Language Selection

English French German Italian Portuguese Spanish

Quake. Fleshed out. Up to date. Brutal.

Filed under
Gaming

To say that a new single-player Quake has been a long time coming is something of an understatement. It's been positively agonising, with nearly eight years skipping past since id's legendary Quake II took PC gaming to new heights.

In the intervening years we've had Arena, of course, but the focus there was very much keeping multiplayer gamers happy and showing off a brand new engine. In terms of keeping the lonesome players satisfied, there was unfinished business to attend to, and the completion of the Doom III engine allowed id, along with Raven, to fill that gaping void.

The results are thrilling. Predictably thrilling, but thrilling all the same. You probably already know what to expect by now, and Todd Hollenshead and Tim Willits' half-hour demonstration delivered a knockout punch to the senses. It's in no way even trying to be original. It's playing to the crowds, it has everything you could want from a gib-filled, all-action Quake game and brings it bang up to date - and frankly we're quite happy about that.

Slightly confusingly in number terms, IV picks up directly from where II ends, and the game wastes no time at all in getting straight into the action. This is no Doom III. There's no brooding tension. It immediately struck us as a brutal fusion of linear Call Of Duty wargame intensity set against the frenzied brown-tinged Quake backdrop that we all know and love.

You play as "one certified badass" Matthew Kane, and after a brief but beautiful intro sequence that depicts a sea of floating debris, body parts and detritus drifting through space, it cuts to an ongoing war with the Strogg on the planet's surface, with seemingly the whole base under heavy aerial attack, with huge, terrifying explosions going off everywhere. Missile launchers fight back desperately, but the onslaught of huge ships swooping overhead lends an oppressive sense of panic to get the hell to somewhere safer as soon as possible. Not that anything left standing won't be blown to smithereens soon anyway...

As you'd expect these days, the first thing to do is get some instructions from the nearest NPC you come across, in this case Sgt Morris. Unlike Doom III there's no messing about building up tension or anything; it's straight into the action, darting into the shattered remains of a dark, dingy, smouldering brown-hued metallic base and shooting any enemy resistance you come across. Which is to say a lot.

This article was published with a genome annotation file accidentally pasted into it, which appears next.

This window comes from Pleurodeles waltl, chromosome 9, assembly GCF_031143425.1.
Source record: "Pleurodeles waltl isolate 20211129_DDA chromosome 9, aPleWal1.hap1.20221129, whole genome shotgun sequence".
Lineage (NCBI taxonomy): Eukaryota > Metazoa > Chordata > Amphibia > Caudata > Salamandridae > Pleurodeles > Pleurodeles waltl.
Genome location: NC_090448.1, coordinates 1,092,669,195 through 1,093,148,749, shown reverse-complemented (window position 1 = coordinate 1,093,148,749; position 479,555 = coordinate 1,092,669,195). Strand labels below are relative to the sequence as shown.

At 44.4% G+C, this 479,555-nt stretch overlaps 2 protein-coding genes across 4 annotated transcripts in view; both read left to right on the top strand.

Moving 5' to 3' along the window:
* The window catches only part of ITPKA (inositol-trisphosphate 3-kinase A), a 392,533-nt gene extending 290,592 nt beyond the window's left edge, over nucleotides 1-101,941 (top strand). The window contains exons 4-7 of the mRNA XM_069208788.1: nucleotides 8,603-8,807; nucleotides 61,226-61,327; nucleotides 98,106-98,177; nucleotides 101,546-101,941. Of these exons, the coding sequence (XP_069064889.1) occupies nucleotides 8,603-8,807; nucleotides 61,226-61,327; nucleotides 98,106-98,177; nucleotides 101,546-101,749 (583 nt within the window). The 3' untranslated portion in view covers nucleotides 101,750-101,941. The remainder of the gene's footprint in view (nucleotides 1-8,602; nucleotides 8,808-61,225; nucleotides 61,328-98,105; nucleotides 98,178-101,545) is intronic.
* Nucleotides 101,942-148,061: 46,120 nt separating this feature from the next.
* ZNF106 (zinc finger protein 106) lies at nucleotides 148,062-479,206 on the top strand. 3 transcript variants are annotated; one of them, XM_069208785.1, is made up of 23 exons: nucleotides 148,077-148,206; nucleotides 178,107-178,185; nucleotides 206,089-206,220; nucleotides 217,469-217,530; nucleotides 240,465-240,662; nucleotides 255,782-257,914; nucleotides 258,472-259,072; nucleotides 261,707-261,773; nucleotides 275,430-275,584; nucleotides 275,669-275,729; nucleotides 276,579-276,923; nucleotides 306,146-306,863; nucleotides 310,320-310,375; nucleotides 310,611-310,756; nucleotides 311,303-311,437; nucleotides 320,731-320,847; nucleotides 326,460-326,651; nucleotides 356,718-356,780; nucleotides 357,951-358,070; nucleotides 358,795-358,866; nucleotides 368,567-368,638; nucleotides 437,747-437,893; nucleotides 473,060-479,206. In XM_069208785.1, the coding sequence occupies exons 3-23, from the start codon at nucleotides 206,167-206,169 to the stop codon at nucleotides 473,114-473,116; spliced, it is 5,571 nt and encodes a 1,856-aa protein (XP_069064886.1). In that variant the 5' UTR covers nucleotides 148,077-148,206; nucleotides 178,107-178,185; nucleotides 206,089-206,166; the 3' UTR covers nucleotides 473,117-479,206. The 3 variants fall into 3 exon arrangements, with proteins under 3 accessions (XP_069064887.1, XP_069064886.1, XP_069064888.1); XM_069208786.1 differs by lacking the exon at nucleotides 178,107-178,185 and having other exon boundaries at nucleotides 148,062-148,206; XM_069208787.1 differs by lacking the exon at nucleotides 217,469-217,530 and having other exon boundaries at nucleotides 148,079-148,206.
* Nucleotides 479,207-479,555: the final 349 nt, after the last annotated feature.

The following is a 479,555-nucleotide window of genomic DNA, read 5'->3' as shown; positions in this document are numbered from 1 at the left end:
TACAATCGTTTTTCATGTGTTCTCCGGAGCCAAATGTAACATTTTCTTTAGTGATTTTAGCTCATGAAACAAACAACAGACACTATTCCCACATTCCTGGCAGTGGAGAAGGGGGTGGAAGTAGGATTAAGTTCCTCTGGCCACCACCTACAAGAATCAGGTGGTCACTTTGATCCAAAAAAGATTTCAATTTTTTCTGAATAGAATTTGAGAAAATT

The familiar metallic sounds of the weapons takes you immediately back to the late 90s, and a wave of nostalgia crashes over you. Quake is back. Bring it on. But this time it's not just a one man army. Expect intelligent buddy AI finding appropriate cover points and carefully ducking in and out of the rusty industrial setting to pick off the advancing enemies. And what's this? A torch mounted on the end of your gun? Clearly someone out there listened to the barrage of complaints post-Doom III...

"If you haven't played Quake 2 it doesn't matter," Hollenshead insists. "Players unfamiliar will still be able to understand what's going on. It's the usual Earth struggles against the Strogg yadda. But if you have played the originals you'll recognise the tweaks. It's a totally separate story. Now you actually have a name - Matthew Kane. We wanted to give Kane an independent personality. All members of your squad have a personality as well," he adds. Quake. Fleshed out. Up to date. Brutal.

Full Preview.

More in Tux Machines

Linux Foundation Hirings and Initiatives

Facebook-squishing Indian regulator's next move: Open source code

Fresh from squashing Facebook's effort to grab the enormous India market, the sub-continent's regulator has another goal in mind: open source software. Speaking at the India Digital Summit this week, chairman of the Telecom Regulatory Authority of India (TRAI), Ram Sewak Sharma, told attendees: "No service can be hostage to a particular technology." He then went on to explicitly support the broader adoption of open source software, arguing that it would help the booming digital economy in India from being locked into buying from a specific company and enable a broader and more equitable internet for all. "Any technology that is deployed for connectivity must be interoperable and the open standards framework and the principles it entails are extremely important," he argued. Read more

Ubuntu 16.04 LTS to Let Users Change the Visibility of App Menus in Unity Panel

We've already told you that we're running the latest Ubuntu 16.04 LTS (Xenial Xerus) operating system, right? Well, guess what? Earlier today, Canonical pushed a bunch of important updates to the upcoming distribution. Read more

GNOME 3.19.90 beta tarballs due (and more)

Hello all, We would like to inform you about the following: * GNOME 3.19.90 beta tarballs due * API/ABI, UI and Feature Addition Freeze; String Change Announcement Period * New APIs must be fully documented * Writing of release notes begins Tarballs are due on 2016-02-15 before 23:59 UTC for the GNOME 3.19.90 beta release, which will be delivered on Wednesday. Modules which were proposed for inclusion should try to follow the unstable schedule so everyone can test them. Please make sure that your tarballs will be uploaded before Monday 23:59 UTC: tarballs uploaded later than that will probably be too late to get in 3.19.90. If you are not able to make a tarball before this deadline or if you think you'll be late, please send a mail to the release team and we'll find someone to roll the tarball for you! Read more